The issue with results–real results–is that they are not politically expedient or measurable before the next mid-term election. Real results and successes from schools occur in an ongoing fashion as students begin to potentiate their knowledge and skills throughout their lives. Students who become successful people, contributors, authorities, innovators, or at least economically mobile and self-reliant people are the results of successful schooling and effective teaching. Tests in April, May, and June don’t measure that, and are unfair to our late bloomers, our students with multiple intelligences, and our students that are brilliant but not academically inclined but have great potential.
While the morality of lessons in school is the immediate spark that sets the blaze of education going, it is the economic implications that training generation after generation of children holds that keeps it politically relevant. Testing year-to-year how students read and calculate numbers is, of course, important and it provides practical base-line data and some information about what happens in classrooms, but it is hardly the full picture. Moreover, from a truly practical perspective, neither the force-fed practices, the non-educator standards, or the brilliant minds that willfully destroy the levying force of economic opportunity in this country are pushing for applied sciences, mathematics, or arts.
Our educational perspective is so heavily skewed towards ivory tower academics that we forget that all skills don’t exist in a vacuum and are not taught for their own sake. Every lesson buildings into greater dimensions: the knowledge of self in the world and the application of talent and skills to occupation and profession. No real indicators of personal success are measured in these exams and their results determine teaching practices.
There are educators who would advocate—and do advocate—against these practices. They are protected by their tenure in their, which ensures their First Amendment rights to speak up for their students, speak out against measures and standards developed by non-educators, and to generally be allowed to be conscientious, and thoughtful. We are dooming this country. We blame the “bad” teachers now and we’ll blame the “bad” teachers later. It is easy to blame teachers, but who do you blame after their ability to advocate for students is removed? With tenure teachers can focus on doing their jobs, rather than keeping it.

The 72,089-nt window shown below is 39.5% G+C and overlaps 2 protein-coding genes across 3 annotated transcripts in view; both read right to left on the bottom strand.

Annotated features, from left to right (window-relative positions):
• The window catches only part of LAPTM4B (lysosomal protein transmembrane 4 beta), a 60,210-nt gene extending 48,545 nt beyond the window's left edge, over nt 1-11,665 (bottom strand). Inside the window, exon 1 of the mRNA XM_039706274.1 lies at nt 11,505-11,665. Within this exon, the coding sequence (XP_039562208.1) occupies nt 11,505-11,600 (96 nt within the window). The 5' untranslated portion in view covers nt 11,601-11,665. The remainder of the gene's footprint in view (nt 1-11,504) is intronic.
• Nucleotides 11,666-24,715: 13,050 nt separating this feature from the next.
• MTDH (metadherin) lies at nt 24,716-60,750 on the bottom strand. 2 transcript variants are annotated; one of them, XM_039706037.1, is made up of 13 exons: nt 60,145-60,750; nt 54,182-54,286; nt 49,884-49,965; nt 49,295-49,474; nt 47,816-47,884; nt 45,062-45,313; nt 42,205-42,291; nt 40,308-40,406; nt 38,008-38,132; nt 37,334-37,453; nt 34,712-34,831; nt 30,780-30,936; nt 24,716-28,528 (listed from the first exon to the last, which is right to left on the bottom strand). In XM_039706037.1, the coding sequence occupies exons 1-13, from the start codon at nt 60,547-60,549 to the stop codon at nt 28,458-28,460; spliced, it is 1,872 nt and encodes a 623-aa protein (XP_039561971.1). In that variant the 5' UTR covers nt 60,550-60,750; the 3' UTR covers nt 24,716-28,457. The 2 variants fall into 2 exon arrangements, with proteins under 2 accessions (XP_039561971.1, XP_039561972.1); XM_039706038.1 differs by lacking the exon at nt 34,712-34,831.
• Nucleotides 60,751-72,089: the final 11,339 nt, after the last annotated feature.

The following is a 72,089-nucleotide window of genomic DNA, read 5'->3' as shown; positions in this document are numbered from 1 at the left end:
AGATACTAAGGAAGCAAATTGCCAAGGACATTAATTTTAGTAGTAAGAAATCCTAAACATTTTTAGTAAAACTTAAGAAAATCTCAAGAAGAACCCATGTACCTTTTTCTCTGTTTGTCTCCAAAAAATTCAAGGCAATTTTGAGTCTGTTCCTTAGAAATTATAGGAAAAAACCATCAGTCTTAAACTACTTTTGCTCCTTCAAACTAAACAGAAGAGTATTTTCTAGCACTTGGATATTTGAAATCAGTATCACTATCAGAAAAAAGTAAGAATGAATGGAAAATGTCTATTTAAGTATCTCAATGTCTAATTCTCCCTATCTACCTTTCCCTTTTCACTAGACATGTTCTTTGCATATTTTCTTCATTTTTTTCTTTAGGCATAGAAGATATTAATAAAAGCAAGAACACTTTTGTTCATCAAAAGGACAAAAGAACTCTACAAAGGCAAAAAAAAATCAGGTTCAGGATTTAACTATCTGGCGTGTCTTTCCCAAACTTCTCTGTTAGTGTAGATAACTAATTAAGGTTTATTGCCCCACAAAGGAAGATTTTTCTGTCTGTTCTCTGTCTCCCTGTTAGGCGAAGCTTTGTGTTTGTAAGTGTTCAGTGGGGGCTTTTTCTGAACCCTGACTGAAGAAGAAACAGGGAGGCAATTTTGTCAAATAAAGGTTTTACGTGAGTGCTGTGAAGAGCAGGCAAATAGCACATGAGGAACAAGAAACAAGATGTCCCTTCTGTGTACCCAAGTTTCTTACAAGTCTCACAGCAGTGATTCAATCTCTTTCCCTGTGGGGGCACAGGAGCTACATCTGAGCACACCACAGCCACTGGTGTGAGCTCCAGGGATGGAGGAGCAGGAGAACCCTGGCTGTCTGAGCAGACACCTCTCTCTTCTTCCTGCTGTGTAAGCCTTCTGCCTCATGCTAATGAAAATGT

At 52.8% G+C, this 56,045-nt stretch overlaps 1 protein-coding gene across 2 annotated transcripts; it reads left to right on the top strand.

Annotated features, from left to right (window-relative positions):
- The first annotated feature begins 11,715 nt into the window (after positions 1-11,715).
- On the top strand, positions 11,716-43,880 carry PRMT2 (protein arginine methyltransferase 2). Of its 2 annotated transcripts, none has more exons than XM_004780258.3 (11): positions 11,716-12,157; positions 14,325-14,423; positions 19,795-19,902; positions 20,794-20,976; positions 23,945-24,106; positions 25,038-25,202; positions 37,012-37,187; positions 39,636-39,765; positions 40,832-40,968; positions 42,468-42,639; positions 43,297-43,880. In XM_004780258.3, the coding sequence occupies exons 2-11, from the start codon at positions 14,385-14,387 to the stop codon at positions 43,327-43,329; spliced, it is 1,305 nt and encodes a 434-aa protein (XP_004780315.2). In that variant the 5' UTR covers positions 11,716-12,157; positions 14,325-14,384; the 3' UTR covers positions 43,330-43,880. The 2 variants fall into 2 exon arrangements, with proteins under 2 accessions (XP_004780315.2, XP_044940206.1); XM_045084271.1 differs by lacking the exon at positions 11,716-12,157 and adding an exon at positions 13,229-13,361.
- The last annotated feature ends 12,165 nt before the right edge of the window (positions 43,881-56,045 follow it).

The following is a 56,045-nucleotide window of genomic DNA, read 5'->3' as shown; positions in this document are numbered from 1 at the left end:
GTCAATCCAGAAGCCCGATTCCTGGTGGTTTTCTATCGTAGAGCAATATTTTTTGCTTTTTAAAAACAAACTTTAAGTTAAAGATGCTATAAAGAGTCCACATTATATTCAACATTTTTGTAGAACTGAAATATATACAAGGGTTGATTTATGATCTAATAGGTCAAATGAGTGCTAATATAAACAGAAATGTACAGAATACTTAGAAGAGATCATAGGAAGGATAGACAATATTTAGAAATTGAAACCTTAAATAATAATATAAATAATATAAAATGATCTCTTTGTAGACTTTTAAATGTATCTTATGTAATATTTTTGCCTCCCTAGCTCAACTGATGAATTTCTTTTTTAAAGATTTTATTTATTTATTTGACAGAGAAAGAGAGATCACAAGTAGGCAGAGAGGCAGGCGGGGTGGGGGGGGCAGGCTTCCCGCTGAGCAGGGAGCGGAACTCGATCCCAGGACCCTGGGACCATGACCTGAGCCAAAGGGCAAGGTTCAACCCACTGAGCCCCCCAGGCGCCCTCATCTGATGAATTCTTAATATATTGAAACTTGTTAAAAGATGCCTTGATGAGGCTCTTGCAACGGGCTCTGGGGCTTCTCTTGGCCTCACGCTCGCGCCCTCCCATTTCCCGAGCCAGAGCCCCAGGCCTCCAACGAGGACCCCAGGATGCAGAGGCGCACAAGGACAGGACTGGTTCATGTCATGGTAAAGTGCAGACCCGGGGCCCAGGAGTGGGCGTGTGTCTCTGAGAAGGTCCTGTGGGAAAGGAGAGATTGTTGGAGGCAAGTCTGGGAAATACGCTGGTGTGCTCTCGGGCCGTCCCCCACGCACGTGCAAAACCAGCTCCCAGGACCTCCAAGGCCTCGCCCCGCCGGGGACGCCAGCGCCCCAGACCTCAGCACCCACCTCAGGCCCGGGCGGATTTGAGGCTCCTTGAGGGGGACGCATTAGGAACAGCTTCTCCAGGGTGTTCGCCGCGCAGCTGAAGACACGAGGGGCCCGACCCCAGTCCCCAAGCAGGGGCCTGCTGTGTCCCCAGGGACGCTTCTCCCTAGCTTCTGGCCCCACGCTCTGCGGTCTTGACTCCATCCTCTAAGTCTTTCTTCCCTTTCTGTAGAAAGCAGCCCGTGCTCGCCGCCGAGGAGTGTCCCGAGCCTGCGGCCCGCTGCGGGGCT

There’s no money to be made in that—not for tech companies interested in creating educational products that need to be maintained, replaced, and redeveloped ad infinitum, and not for publishing interests that want to control the level of choice and content in classrooms…all without research or teacher feedback. Those are the main proponents of these changes, which is why they attack teachers and teachers Unions. These cases always chase back to those sources—such is true in the case of the Time article writer Haley Sweetland Edwards (she is married to a Charter School so-and-so) as it is true for Campbell Brown (who’s husband sits on the board for Michelle Rhee’s Student First New York affiliate), as it is true for the entire process of developing the Common Core Standards (and the blackmail of the States with race to the top). Unions and tenure guarantee these private interests won’t be able to run roughshod over the education of children just for profit and control, so they’ve become target number one.
The fire isn’t bound to be quelled any time soon—nor should it be. Education should always be the foremost concern to the continuance of a society. We can’t expect to have a future if we don’t invest in it. However, teachers are not the enemy. Like in any professions you have effective, talented, mediocre, and even “bad” teachers—and there are processes to remove them. The issue people seem to have is that the so-called “bad” ones can’t be removed fast enough for political or monetary gains—financial quarters and elections show up like clockwork after all.
As always, follow the money and see who benefits. Will students benefit? Charters without tenure and unions open and close at the same rate as public schools. Will teachers benefit? The teaching force is already hundreds of thousands of qualified bodies low, while overcrowded schools skyrocket. Will the politicians who make short term, short sighted changes look “proactive” despite the long term benefits? Look at the incumbency rate in Congress. Will the executive and shareholders who back Charters and write exams and curriculum profit? They most certainly will…and already are.
Until we redefine education as a driving economic force, and treat it like one, and evaluate students as individuals, and treat them as such our system will be based on failing premises. Until we fully fund our schools and give them equitable tools and resources we will be dooming significant portions of the student populations to failure. Until we stop attacking teachers and start supporting them as the agents of education, and acquiesce that the investment in schools is far better handled by the public than by profiteering private interests we will be failing our students, our children, and our society.